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A good impact driver for the money

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Review by ferstler posted 12-05-2008 08:08 PM 5160 views 0 times favorited 6 comments Add to Favorites Watch
A good impact driver for the money No-picture-s No-picture-s Click the pictures to enlarge them

I own two of these (one for each hand; OK, that is a joke), and you can see both in the photo. I obtained one a few years back and picked up the other a few months ago when I was feeling flush. I do not feel so bad about buying two of the things, since together they cost about the same as one such unit from any number of more upscale manufacturers.

These are 18-volt jobs and they are part of the Ryobi One + battery-powered tool catalog collection. This means you can buy the driver without a battery if you already have a collection of batteries. The batteries I use are NiCads, but I wish they were lithiums instead. Well, I purchased them and their batteries before the lithium revolution in Ryobi tools.

First, let me digress a bit about batteries. Actually, I have five NiCad batteries for my several Ryobi hand tools, and have to admit that two of them, after about a year of moderate use, are just about useless. I suppose that is par for the course with that type of battery, and the one thing I am waiting for is for Ryobi and Home Depot to have a sale on Ryobi lithium batteries so that I can begin my replacement operation. As of now, unfortunately, the high price of the lithiums (you can get four Ryobi NiCads for the just under the price of one Ryobi lithium) makes me reluctant to upscale my battery technology. If push comes to shove and the price structure holds I will just purchase more NiCads.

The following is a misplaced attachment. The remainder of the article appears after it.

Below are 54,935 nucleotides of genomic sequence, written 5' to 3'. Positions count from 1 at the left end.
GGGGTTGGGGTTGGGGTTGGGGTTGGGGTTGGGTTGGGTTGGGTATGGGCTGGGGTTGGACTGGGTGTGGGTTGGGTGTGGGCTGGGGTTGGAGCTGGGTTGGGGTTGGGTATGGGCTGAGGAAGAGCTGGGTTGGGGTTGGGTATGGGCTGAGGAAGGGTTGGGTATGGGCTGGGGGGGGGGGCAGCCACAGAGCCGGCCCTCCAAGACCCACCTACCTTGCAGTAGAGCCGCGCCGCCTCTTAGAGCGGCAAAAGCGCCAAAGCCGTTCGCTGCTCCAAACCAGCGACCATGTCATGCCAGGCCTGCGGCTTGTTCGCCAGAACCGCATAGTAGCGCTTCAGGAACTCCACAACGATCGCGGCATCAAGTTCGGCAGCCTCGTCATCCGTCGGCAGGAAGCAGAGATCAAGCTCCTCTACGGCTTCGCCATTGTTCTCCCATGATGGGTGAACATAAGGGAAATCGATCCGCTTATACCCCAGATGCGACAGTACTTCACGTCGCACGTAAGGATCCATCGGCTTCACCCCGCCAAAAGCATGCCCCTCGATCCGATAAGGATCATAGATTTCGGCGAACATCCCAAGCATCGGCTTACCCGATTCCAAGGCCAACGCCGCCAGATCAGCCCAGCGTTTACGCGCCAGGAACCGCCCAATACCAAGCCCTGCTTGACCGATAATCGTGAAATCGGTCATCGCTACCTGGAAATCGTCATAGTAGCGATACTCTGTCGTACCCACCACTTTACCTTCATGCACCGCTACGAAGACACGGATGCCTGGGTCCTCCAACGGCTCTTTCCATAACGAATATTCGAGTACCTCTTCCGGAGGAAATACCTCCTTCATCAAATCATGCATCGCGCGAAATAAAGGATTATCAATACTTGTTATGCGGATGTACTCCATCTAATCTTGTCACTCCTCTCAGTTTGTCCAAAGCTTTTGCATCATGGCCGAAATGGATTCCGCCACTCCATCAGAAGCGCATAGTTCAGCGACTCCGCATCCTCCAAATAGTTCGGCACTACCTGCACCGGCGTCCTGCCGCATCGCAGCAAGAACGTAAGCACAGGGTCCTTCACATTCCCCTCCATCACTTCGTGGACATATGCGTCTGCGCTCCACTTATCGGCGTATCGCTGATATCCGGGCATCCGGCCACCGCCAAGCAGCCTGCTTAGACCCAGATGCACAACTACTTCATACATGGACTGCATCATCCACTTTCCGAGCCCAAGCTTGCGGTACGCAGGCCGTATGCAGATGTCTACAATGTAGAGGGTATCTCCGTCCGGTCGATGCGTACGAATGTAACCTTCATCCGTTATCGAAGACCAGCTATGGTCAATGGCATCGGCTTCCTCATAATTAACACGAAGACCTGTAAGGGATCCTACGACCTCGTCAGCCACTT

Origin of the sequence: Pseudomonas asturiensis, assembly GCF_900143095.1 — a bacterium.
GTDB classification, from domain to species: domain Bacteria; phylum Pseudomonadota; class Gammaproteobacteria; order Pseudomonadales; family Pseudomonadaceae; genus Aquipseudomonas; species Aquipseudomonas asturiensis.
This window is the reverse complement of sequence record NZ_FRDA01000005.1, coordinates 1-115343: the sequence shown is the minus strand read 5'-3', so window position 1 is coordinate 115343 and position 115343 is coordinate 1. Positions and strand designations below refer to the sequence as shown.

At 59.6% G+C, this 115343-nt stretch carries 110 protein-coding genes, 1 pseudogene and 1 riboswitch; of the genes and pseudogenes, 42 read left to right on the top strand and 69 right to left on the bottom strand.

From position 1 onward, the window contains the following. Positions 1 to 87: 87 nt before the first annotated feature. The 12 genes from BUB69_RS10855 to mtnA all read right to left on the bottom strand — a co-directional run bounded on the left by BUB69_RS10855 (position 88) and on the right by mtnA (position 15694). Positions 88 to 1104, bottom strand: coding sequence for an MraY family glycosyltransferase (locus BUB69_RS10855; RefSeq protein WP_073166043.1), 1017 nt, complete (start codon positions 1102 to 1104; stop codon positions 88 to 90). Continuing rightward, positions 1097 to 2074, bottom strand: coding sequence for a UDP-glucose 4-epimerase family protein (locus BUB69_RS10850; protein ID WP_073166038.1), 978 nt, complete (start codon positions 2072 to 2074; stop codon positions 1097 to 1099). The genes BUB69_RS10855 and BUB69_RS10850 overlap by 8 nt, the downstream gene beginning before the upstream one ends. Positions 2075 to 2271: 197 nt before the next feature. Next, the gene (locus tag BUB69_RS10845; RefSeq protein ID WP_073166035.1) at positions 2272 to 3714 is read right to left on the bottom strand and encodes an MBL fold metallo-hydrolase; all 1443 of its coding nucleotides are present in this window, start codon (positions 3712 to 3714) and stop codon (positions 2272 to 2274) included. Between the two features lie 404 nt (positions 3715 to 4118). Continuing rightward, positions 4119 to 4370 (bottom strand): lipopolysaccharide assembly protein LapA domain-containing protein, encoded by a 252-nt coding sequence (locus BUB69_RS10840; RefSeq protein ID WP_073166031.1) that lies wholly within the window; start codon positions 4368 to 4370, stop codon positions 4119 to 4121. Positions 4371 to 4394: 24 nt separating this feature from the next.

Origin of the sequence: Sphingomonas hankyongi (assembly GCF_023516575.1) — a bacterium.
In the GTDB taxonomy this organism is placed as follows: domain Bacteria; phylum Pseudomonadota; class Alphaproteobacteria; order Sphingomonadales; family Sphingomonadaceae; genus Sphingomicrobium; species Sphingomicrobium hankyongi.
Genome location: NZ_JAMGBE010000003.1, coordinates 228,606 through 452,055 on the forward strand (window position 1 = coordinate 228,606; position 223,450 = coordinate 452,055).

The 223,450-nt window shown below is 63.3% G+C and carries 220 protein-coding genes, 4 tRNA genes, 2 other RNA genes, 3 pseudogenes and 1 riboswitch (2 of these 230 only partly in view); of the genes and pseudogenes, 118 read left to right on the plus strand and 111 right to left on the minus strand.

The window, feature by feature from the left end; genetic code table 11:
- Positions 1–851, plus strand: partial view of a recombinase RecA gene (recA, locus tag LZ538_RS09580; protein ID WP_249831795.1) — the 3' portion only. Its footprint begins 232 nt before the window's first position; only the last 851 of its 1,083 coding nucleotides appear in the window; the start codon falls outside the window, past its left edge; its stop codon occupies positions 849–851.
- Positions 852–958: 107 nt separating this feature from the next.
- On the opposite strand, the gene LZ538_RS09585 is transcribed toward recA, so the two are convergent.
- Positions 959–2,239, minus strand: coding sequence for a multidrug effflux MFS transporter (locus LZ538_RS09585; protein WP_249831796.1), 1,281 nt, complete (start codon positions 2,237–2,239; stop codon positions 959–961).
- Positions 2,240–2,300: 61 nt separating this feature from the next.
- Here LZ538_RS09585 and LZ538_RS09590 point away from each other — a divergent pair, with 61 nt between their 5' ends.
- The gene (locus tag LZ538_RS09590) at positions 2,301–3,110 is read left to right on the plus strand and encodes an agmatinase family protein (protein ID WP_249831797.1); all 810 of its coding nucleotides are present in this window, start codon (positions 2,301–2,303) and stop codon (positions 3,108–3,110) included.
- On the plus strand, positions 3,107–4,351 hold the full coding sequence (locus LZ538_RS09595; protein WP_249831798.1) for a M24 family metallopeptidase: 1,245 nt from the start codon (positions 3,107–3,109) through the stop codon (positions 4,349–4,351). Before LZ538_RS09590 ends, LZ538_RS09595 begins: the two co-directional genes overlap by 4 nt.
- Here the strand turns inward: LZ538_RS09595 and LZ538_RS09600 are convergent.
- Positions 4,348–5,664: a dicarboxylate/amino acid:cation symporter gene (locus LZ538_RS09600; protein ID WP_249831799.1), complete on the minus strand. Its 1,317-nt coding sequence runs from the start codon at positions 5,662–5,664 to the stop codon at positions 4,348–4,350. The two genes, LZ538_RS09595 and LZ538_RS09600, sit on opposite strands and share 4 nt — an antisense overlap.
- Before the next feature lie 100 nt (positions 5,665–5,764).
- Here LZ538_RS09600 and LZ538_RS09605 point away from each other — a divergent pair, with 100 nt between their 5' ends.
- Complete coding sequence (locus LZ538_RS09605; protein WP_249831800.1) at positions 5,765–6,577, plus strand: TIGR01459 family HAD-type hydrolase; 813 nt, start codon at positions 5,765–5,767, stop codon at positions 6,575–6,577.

Interestingly (and I may have mentioned this elsewhere in some other review) Home Depot sells an 18-volt Ryobi drill/flashlight combo that includes two lithium batteries and a charger for about $180. When you consider that the outfit is selling individual Ryobi lithium batteries for about $90 each and battery/charger combos for about $110, it is easy to see that only a moron would purchase the two latter packages to get two batteries and a charger. If you opt for the drill/flashlight combo you are essentially getting the drill and flashlight for nothing, plus you still save twenty bucks. Heck, even if you already have the charger and just want two more batteries you can obtain the drill/flashlight combo and basically get the tool and flashlight for nothing. You can then give them to friends or put them in storage for use when your existing drill and flashlight give out. Who on earth runs the Home Depot marketing department? No wonder the company is in trouble.

Anyway, back to the impact driver. Yep, it is a good one, although the thing is pretty heavy, and as I noted the battery has a short and finite life span in many cases. The coupler is a standard ΒΌ-inch job and handles any bit shafts in that size, and of course the coupler has a lock ring to hold notched shafts nicely in place. The unit has a variable speed trigger, delivers 3000 blows per minute at full tilt, and can generate a minimum of 800 inch pounds of torque. It even comes with two bit clips on the handle base to hold spares.

While not blessed with championship power, the driver has the ability to deliver the goods in a serious way with most jobs. It can drive a 3-inch screw all the way into a piece of equally thick pine (supposedly, it can even do this with oak, although I have not tried) with relative ease, and on one job where I was driving 5-inch hex screws into some rafters the thing managed to twist the head off of one of the shafts. (OK, I should have used a larger bit when pre-drilling the holes for the screws.) That ought to be enough power for practical needs.